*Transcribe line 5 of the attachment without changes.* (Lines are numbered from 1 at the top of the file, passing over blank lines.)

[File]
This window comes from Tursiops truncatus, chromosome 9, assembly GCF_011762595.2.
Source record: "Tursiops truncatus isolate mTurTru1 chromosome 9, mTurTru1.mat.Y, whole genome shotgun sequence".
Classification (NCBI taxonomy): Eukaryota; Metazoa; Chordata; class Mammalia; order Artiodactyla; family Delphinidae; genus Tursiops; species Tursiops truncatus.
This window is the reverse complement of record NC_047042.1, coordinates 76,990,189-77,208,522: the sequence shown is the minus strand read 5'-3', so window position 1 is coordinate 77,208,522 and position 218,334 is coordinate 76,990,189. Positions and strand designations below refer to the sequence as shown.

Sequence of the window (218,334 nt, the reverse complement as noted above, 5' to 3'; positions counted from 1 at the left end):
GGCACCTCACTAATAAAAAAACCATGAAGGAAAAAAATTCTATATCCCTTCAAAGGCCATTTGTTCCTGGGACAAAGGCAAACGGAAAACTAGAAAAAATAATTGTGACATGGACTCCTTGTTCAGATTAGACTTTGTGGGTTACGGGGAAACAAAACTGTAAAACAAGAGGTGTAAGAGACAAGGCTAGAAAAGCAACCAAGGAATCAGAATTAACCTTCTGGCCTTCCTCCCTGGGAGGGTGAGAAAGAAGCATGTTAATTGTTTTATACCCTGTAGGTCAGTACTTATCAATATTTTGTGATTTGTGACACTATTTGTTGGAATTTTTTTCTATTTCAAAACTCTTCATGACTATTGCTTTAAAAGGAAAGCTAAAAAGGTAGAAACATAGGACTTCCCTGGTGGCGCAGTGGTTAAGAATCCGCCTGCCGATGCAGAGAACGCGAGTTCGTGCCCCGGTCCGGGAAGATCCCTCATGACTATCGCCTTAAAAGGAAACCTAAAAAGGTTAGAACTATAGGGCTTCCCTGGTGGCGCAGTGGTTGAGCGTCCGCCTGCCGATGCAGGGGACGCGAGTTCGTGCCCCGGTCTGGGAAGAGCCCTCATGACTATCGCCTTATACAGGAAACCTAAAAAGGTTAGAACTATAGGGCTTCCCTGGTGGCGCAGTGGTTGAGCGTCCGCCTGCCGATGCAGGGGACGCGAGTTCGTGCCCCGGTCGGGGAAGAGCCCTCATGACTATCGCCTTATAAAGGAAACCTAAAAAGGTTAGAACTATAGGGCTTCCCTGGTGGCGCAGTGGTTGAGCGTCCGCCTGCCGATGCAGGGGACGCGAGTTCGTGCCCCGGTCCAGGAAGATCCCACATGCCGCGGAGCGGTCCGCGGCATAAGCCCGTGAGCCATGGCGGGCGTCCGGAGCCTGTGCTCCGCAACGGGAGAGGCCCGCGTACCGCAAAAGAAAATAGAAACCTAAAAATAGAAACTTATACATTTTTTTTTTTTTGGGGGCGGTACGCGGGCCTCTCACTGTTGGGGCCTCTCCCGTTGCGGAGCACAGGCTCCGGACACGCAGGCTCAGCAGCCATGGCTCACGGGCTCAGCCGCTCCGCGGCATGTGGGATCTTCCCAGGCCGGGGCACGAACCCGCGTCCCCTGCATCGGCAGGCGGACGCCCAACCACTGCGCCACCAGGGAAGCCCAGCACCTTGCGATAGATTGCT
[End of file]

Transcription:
Sequence of the window (218,334 nt, the reverse complement as noted above, 5' to 3'; positions counted from 1 at the left end):